That’s a good direction to be heading. I can’t predict the next big revival – if only! – but what will keep the genre going, as ever, is good authors telling strong stories.

Modern vampire fiction has come to embrace all shades of fluid gender and sexuality, with the vampire as a sharp focus for questions of morality. Men are no longer just macho cardboard heroes or villains, women are no longer mere victims. All are free to be human.

Even the vampires.

Women in SF&F Month Banner

The third annual Women in SF&F Month here at Fantasy Cafe has come to an end. Thank you to all of this year’s participants—without each of them, this monthly series of guest posts would not be possible, and I’ve been blown away by the amazing articles that were written for it!

For the last post of this year’s event, I just want to talk a bit about why I’ve begun this annual event and share some resources that show there all all kinds of science fiction and fantasy books written by women.

Like Trudi Canavan and Beth Bernobich, I’ve seen comments that “women don’t read/write science fiction and fantasy.” A large part of why I started this annual event was in response to those comments, which are mind-boggling when there are so many wonderful writers of these genres who are women—when there are women like N. K. Jemisin, Kate Elliott, Patricia A. McKillip, Lois McMaster Bujold, Karen Lord, Tanya Huff, Elizabeth Bear, Tananarive Due, Freda Warrington, Robin Hobb, Karin Lowachee, Laini Taylor, Martha Wells, Kristin Cashore, Nancy Kress, Carol Berg, Rachel Neumeier, Marie Brennan, Teresa Frohock, Catherine Asaro, Rachel Hartman, Courtney Schafer, and so many more writing excellent science fiction and fantasy books. I was also dismayed to see comments that women did not read and review these genres when I myself do and also read many blogs by women who do the same—Angieville, The Book Smugglers, The Little Red Reviewer, My Bookish Ways, Sci-Fi Fan Letter, Spec-fic Romantic, and many more.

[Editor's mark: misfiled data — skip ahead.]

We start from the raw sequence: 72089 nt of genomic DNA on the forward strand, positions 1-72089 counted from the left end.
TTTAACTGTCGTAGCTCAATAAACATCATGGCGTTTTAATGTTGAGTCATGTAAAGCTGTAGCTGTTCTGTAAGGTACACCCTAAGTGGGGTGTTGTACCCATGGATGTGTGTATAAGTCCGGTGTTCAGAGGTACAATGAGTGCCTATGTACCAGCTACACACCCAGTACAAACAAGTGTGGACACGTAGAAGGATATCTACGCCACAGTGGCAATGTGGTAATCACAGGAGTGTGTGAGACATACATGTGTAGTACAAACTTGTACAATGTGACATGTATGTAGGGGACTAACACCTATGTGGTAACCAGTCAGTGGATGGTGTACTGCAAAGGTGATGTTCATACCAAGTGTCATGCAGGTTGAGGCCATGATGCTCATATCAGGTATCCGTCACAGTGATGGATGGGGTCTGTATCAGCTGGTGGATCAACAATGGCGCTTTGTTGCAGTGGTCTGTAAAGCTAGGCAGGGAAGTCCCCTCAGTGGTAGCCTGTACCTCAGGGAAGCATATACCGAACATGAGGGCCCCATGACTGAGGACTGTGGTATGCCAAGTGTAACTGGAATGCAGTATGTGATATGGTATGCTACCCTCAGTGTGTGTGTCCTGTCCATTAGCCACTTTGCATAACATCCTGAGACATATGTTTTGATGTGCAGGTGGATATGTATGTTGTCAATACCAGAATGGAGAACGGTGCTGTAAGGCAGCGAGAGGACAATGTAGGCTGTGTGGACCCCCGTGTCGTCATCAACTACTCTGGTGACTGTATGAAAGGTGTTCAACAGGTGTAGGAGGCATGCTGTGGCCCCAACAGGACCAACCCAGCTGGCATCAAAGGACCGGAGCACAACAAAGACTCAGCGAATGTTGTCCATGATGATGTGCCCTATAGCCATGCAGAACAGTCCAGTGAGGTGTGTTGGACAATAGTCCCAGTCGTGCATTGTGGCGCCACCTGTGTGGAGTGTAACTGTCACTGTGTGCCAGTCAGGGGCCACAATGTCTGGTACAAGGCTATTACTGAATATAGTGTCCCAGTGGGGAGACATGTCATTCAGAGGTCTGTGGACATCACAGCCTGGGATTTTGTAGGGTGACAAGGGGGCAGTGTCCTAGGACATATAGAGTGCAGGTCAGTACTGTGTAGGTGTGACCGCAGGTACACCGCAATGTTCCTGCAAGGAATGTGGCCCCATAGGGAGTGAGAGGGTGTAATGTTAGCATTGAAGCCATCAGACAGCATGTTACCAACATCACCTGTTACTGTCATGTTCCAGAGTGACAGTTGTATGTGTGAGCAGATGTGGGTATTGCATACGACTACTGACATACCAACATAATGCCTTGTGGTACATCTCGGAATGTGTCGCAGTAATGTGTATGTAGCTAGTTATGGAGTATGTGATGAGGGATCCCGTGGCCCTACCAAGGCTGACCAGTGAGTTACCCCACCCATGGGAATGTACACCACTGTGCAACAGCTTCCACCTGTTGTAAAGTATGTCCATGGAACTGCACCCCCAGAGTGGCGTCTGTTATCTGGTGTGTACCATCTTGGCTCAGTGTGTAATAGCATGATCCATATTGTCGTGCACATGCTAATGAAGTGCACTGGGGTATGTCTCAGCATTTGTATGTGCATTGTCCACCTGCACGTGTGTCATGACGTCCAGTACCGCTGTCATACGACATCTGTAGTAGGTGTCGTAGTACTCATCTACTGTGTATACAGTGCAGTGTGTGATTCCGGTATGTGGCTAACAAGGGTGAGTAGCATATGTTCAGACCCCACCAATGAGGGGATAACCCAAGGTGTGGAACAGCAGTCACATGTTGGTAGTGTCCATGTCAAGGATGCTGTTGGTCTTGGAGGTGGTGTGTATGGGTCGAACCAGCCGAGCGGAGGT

It’s a bigger problem than a few people on the Internet who wrongly believe there are not women writing, reading, and discussing science fiction and fantasy, though. In general, women’s books are often reviewed less than men’s in a variety of publications containing book reviews. Strange Horizons has also compiled stats showing that nearly half of the science fiction/fantasy books Locus receives for review are by women but a lot of SFF venues that review books are not even close to covering an equal proportion of books by men and women. There are some caveats mentioned regarding the book count, such as some of them being reprints instead of new books published that year, but the 2012 count did show that about 46% of books received from the US and UK combined were written or edited by women and about 53% by men (with a few books that were by both and a few unknown). Over half of the SF venues they tracked reviewed books by women roughly 1/4 of the time or less. (After I wrote most of this post, they released the 2013 count.)